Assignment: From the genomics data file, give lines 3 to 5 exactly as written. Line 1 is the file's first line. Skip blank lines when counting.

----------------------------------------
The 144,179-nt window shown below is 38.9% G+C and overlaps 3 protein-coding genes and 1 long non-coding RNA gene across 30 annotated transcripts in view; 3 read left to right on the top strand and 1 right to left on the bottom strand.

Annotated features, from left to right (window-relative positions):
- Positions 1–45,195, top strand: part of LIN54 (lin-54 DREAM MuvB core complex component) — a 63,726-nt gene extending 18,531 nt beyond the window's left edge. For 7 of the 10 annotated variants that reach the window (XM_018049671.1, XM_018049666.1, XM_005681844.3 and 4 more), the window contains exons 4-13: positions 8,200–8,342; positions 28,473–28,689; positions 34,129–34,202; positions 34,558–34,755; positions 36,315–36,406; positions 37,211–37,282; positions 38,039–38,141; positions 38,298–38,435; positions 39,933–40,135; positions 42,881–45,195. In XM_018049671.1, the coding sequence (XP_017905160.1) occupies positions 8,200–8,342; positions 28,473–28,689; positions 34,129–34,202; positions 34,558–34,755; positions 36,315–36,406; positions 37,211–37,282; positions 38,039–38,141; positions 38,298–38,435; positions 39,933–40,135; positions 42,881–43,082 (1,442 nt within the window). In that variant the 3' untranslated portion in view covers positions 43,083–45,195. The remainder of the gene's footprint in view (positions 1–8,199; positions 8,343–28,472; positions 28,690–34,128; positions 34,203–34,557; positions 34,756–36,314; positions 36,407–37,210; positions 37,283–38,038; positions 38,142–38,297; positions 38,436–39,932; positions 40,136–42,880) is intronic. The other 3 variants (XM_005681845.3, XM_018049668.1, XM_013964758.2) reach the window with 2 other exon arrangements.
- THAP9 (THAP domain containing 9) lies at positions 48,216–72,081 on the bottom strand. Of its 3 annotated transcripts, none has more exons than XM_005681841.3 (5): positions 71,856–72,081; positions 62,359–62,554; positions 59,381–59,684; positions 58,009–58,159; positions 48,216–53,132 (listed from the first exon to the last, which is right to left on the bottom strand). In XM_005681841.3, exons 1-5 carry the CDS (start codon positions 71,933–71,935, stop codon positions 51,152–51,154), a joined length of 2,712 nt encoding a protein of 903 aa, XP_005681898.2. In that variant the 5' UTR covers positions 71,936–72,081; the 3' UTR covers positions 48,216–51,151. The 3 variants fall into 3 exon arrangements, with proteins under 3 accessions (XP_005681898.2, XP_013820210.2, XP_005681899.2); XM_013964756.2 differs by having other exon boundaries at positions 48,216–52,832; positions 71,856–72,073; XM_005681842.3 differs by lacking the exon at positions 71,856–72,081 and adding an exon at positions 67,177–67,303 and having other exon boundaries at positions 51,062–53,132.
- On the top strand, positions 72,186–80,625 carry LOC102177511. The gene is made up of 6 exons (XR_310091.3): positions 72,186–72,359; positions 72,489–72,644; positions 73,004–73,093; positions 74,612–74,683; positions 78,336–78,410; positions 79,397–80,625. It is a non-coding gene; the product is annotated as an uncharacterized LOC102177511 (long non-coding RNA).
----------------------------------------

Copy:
- Positions 1–45,195, top strand: part of LIN54 (lin-54 DREAM MuvB core complex component) — a 63,726-nt gene extending 18,531 nt beyond the window's left edge. For 7 of the 10 annotated variants that reach the window (XM_018049671.1, XM_018049666.1, XM_005681844.3 and 4 more), the window contains exons 4-13: positions 8,200–8,342; positions 28,473–28,689; positions 34,129–34,202; positions 34,558–34,755; positions 36,315–36,406; positions 37,211–37,282; positions 38,039–38,141; positions 38,298–38,435; positions 39,933–40,135; positions 42,881–45,195. In XM_018049671.1, the coding sequence (XP_017905160.1) occupies positions 8,200–8,342; positions 28,473–28,689; positions 34,129–34,202; positions 34,558–34,755; positions 36,315–36,406; positions 37,211–37,282; positions 38,039–38,141; positions 38,298–38,435; positions 39,933–40,135; positions 42,881–43,082 (1,442 nt within the window). In that variant the 3' untranslated portion in view covers positions 43,083–45,195. The remainder of the gene's footprint in view (positions 1–8,199; positions 8,343–28,472; positions 28,690–34,128; positions 34,203–34,557; positions 34,756–36,314; positions 36,407–37,210; positions 37,283–38,038; positions 38,142–38,297; positions 38,436–39,932; positions 40,136–42,880) is intronic. The other 3 variants (XM_005681845.3, XM_018049668.1, XM_013964758.2) reach the window with 2 other exon arrangements.
- THAP9 (THAP domain containing 9) lies at positions 48,216–72,081 on the bottom strand. Of its 3 annotated transcripts, none has more exons than XM_005681841.3 (5): positions 71,856–72,081; positions 62,359–62,554; positions 59,381–59,684; positions 58,009–58,159; positions 48,216–53,132 (listed from the first exon to the last, which is right to left on the bottom strand). In XM_005681841.3, exons 1-5 carry the CDS (start codon positions 71,933–71,935, stop codon positions 51,152–51,154), a joined length of 2,712 nt encoding a protein of 903 aa, XP_005681898.2. In that variant the 5' UTR covers positions 71,936–72,081; the 3' UTR covers positions 48,216–51,151. The 3 variants fall into 3 exon arrangements, with proteins under 3 accessions (XP_005681898.2, XP_013820210.2, XP_005681899.2); XM_013964756.2 differs by having other exon boundaries at positions 48,216–52,832; positions 71,856–72,073; XM_005681842.3 differs by lacking the exon at positions 71,856–72,081 and adding an exon at positions 67,177–67,303 and having other exon boundaries at positions 51,062–53,132.
- On the top strand, positions 72,186–80,625 carry LOC102177511. The gene is made up of 6 exons (XR_310091.3): positions 72,186–72,359; positions 72,489–72,644; positions 73,004–73,093; positions 74,612–74,683; positions 78,336–78,410; positions 79,397–80,625. It is a non-coding gene; the product is annotated as an uncharacterized LOC102177511 (long non-coding RNA).